Adam Rutherford meets a new creature created by American scientists - the spider-goat. It is part goat, part spider, and its milk can be used to create artificial spider's web. It is part of a new field of research, synthetic biology, with a radical aim: to break down nature into spare parts so that we can rebuild it however we please.
In this first episode, he investigates how and why birds communicate, looking at the reasons snipe use their tail feathers to make a very distinctive noise and what's happening when thousands of starlings participate in stunning aerial displays in Aberystwyth.
The undercover cameras reveal how animals often get up to mischief among themselves - and some are downright criminal. A colony of adelie penguins hunker down to avoid a storm, unaware one of them is a thief out to steal the stones that make up their nests, and Spy Tropicbird witnesses an aerial attack by aggressive frigate birds who attempt to steal his fish. A boisterous elephant has a temper tantrum in the mud near the waterhole, chimpanzees have extra-marital affairs and lemurs get high by sniffing toxic millipedes.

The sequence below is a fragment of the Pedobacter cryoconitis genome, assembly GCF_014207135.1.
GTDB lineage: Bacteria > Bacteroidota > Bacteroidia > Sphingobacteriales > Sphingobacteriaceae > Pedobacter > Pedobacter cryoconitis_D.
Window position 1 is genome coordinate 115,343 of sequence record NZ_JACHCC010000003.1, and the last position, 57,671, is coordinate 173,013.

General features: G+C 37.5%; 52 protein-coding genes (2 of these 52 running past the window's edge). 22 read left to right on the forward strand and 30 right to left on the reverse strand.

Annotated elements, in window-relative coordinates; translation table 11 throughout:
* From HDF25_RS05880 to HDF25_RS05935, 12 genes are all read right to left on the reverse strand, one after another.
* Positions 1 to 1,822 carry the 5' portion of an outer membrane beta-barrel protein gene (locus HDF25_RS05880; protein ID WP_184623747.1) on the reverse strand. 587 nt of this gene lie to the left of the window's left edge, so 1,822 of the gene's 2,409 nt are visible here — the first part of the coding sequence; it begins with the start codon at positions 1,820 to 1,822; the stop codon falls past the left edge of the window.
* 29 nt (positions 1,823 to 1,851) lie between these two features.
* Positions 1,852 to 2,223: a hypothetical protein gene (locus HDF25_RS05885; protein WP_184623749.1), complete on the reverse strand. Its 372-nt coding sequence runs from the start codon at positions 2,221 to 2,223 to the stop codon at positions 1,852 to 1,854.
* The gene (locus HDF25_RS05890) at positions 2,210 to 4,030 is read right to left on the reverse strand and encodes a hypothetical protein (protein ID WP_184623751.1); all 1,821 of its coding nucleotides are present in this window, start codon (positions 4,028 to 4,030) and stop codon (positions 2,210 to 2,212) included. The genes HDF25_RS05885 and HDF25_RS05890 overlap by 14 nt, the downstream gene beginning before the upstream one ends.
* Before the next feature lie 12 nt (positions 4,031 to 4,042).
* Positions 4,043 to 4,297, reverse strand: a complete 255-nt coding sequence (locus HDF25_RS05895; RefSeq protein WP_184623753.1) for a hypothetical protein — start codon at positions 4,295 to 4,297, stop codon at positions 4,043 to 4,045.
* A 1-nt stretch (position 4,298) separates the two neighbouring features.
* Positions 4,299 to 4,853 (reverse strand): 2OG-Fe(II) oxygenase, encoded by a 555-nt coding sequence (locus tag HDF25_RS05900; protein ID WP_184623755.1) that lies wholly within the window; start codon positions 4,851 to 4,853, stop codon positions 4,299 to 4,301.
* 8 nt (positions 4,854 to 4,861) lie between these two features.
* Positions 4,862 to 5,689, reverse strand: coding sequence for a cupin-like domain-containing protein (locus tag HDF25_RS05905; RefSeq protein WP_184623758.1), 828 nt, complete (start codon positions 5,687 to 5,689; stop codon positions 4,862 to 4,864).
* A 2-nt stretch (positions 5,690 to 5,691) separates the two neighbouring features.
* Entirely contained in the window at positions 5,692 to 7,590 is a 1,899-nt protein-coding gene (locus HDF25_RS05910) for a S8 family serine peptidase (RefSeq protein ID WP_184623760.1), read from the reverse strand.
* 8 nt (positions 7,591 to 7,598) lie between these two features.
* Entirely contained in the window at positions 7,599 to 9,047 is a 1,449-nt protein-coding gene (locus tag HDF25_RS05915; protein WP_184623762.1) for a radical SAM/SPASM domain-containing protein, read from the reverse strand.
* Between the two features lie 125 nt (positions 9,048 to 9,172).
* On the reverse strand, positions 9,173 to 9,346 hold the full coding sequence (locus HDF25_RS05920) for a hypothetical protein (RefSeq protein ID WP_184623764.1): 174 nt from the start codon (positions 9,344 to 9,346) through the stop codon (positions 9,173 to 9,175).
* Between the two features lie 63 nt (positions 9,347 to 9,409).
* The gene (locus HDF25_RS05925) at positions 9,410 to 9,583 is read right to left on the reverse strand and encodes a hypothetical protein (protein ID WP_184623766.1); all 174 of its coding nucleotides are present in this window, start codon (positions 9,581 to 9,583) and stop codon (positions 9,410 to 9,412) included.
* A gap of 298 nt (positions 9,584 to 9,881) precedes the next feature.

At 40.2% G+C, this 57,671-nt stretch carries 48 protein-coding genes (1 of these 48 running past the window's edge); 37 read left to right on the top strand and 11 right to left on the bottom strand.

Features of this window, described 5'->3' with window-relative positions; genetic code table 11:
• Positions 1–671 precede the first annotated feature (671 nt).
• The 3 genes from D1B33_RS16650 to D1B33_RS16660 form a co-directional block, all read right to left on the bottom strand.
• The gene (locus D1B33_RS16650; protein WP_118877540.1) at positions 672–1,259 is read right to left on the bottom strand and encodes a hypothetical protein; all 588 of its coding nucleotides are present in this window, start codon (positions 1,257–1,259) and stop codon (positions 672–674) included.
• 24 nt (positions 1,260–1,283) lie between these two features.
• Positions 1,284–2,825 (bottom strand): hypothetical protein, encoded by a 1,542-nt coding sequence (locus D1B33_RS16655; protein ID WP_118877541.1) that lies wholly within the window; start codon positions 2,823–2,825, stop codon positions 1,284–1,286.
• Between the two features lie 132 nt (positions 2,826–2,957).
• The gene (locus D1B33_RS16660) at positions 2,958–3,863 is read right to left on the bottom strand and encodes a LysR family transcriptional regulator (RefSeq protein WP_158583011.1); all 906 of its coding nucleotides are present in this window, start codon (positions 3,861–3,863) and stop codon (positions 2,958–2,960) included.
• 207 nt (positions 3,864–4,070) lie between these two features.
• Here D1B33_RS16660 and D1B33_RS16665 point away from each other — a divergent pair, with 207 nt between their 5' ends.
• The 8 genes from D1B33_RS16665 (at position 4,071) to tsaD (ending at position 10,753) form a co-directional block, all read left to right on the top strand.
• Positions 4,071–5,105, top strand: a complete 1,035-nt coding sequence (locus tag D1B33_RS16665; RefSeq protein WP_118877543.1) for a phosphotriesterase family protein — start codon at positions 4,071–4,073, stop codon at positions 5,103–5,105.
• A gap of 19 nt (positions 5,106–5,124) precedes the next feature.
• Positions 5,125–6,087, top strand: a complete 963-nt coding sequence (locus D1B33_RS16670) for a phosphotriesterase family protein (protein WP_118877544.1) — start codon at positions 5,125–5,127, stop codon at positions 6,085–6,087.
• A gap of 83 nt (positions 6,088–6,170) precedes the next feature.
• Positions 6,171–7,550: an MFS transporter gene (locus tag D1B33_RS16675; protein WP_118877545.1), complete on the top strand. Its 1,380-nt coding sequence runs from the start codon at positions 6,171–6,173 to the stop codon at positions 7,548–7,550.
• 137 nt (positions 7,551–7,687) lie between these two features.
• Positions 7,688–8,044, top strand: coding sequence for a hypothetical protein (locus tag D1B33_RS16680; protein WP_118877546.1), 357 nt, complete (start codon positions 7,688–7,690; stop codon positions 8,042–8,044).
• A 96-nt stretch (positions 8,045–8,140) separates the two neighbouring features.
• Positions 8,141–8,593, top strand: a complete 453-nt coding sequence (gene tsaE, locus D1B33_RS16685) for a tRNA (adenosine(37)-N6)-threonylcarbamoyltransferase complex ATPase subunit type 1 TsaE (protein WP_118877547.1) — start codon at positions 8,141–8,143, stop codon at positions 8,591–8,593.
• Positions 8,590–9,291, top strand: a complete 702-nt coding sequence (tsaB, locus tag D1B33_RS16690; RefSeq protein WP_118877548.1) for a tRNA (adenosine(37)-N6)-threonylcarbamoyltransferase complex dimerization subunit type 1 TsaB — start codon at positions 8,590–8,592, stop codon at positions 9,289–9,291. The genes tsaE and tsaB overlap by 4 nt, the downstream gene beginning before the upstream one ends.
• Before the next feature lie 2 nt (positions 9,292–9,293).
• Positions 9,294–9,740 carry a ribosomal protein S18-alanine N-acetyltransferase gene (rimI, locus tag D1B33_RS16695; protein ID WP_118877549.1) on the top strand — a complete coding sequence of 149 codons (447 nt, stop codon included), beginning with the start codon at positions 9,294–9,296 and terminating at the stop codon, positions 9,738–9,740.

A close-up view of sex, bug-style, as David Attenborough talks viewers through the different ways in which creepy-crawlies reproduce. Size matters for the minuscule male orb spider, creepily sneaking up on its intended and trying to mate without her noticing, while there's no rest for the lothario-like butterfly, which has plenty of notches on its proverbial bedpost. However, the harvestman spider has no use for sex at all, and reproduces by cloning itself.